Hermione, who is a rocket scientist (literally—she has a MS in aeronautical engineering from Stanford), says that science is the study of God—in the order and mystery of the universe, she sees his hand. Hiking in the woods and ascending to the crown of Devil’s Head impressed me similarly. The Forest Service sign at the bottom of the 100+ stairs noted that from the top, on clear days (of which this was an example), you could see 100 miles in all directions, and the beauty of it (not to mention the height) took my breath away.  I would have contentedly stayed up there for hours (there were no fires to spot because everything was so wet), but I could see (and hear) the dark bulk of a thunderstorm rolling in quickly from the northeast, and I deduced that getting fried by a bolt of electricity would not be the most pleasant way to end my Denver vacation.

The minute I was safely back inside my car, the rain began.  It lasted for most of the dirt road back, but almost at the moment I hit pavement, the sky ahead cleared, and when I pulled back into my cousins’ driveway, the sun was again dazzling.  So, I went down for an afternoon nap after I finished off the last of Hermione’s peanut butter-M&M cookies (“They have oatmeal in them—they’re good for you!”). I’d stayed up all Sunday night reading Allende’s Zorro cover to cover, so I was more than a little mentally fried, even if my ever-plumping physique had thankfully escaped being so.

My LDC and I resumed contact last week—he’s been traveling in West and Central Europe with one of his cousins, and internet access is occasional.  I really want to go visit my friend in Prague, but none of the three flights on the Denver trip were overbooked, so I didn’t have the opportunity to give up my seat in exchange for a voucher.  Short of winning a travel sweepstakes or something similar, I don’t see me getting overseas anytime soon--my current passport expires next year­­, and I want to get at least one more stamp in it before this version is retired!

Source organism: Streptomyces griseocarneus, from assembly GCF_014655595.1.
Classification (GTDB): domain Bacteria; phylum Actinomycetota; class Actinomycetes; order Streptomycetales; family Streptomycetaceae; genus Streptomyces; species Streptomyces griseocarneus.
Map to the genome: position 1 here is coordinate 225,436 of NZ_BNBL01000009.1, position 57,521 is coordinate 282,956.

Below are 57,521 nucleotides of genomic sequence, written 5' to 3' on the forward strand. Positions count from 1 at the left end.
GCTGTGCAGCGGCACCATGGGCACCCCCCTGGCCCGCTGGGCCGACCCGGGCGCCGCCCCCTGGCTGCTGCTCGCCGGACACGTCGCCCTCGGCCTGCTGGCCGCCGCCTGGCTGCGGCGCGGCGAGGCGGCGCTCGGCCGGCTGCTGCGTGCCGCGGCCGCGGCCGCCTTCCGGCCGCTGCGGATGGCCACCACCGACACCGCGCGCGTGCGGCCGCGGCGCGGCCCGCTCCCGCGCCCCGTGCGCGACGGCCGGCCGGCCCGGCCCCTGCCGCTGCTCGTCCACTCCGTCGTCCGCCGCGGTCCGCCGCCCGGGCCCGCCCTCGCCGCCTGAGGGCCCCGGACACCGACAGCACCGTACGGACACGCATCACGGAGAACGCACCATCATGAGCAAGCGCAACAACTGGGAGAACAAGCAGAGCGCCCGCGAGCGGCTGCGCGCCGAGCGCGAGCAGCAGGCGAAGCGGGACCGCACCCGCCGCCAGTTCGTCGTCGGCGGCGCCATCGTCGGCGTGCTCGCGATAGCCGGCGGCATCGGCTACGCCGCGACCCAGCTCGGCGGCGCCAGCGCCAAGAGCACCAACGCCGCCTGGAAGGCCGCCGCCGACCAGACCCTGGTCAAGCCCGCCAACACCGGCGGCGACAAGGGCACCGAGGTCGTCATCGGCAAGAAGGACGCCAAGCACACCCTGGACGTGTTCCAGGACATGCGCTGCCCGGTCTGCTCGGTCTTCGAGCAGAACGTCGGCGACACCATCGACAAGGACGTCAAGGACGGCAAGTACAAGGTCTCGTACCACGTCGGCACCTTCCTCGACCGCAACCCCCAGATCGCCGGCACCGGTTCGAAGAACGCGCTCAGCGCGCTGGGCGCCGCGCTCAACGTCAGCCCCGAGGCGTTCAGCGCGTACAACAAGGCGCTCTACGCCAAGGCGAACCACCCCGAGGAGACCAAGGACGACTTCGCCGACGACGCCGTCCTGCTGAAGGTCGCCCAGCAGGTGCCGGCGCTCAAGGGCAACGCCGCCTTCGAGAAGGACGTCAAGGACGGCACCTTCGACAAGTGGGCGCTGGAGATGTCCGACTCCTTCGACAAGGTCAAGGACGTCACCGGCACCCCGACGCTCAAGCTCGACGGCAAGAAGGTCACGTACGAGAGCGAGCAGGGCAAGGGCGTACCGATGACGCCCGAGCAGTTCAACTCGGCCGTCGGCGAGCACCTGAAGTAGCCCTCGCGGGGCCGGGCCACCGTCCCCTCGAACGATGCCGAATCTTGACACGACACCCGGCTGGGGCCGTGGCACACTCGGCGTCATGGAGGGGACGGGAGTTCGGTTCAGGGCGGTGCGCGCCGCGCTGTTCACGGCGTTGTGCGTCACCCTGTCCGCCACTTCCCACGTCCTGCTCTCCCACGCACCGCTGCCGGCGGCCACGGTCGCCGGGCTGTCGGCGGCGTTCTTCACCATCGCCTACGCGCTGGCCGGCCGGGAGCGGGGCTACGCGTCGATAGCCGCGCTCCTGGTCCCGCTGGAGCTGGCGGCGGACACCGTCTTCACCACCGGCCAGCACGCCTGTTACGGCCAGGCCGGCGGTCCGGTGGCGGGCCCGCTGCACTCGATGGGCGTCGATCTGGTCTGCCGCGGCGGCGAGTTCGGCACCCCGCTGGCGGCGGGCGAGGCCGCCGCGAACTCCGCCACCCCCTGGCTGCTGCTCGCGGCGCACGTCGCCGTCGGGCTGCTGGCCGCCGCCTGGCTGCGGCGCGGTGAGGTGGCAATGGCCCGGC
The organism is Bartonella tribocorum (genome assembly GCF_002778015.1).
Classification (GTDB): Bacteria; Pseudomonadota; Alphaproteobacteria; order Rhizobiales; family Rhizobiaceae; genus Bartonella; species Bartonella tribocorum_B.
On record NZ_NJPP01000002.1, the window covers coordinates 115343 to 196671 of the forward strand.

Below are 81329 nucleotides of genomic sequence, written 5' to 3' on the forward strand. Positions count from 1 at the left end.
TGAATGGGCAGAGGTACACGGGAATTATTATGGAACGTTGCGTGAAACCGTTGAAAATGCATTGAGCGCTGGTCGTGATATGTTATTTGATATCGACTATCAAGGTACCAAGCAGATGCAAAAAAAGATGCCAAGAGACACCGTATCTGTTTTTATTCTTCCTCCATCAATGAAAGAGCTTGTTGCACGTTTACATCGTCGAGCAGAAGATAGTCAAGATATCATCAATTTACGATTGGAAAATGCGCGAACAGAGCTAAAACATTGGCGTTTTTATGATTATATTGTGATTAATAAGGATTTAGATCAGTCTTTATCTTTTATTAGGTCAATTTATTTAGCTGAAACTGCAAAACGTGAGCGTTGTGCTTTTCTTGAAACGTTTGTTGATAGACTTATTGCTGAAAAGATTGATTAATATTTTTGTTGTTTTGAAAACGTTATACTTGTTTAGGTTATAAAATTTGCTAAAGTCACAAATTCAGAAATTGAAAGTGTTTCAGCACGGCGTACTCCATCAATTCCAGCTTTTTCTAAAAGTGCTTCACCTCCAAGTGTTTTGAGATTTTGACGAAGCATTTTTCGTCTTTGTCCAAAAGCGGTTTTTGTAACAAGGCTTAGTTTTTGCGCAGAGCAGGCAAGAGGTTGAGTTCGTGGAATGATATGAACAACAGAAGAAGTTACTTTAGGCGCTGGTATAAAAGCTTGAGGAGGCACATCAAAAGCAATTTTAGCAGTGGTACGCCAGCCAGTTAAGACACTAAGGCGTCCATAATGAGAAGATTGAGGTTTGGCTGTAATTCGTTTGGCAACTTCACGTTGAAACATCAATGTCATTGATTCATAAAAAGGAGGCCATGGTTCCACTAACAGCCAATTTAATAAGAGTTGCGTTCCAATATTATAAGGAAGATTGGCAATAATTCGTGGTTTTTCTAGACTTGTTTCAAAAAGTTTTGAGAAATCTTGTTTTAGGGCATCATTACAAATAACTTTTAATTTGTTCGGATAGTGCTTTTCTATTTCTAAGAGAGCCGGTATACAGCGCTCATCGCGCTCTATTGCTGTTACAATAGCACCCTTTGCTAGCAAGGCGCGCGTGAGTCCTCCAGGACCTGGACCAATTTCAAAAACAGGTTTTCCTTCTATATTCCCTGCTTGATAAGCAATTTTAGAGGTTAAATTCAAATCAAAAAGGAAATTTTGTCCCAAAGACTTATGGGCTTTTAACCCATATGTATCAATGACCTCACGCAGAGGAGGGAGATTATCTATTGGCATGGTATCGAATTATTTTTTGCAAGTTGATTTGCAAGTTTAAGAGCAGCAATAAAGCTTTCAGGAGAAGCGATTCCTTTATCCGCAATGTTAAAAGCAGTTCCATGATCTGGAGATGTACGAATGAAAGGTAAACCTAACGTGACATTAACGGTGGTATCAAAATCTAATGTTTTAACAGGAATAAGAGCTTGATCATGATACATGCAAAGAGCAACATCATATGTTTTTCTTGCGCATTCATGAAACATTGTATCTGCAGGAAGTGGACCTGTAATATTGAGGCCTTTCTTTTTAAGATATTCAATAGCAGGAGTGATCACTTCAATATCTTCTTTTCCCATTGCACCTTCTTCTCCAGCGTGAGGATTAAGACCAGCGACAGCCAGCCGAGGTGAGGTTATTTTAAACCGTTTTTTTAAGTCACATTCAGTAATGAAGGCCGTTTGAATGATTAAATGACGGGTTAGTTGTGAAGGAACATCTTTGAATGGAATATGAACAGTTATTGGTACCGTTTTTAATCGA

Monday, September 16, 2013

Computer Issues

I don't believe for a second that the post "Wanderings in the Rain" has really garnered more than 600 views.  Someone's pet is probably sitting on the refresh button on their keyboard and thereby lousing up my stats. Cakewrecks this is not!

I've done nothing but sleep today. I managed to remain unconscious (or at least unresponsive) through THREE alarms and my cousins knocking on my door saying they were leaving for church.  I did fill out several online job applications, but at least one kept giving me repeated error messages, so I don't know whether the company actually received it.

I need to call a moving company tomorrow and price getting my stuff down to GA.  I may just rent the largest Uhaul or Ryder truck available and bribe friends with pizza and baklava to help me load it (Mums and an assortment of her kickboxing classmates can assist me with unloading on the other end). If I do this, I have to get it done before the end of the month, because the Discover 5% cash back on gas promotion ends then, and those big trucks get lousy gas mileage.  I'd really rather a company do everything for me, though.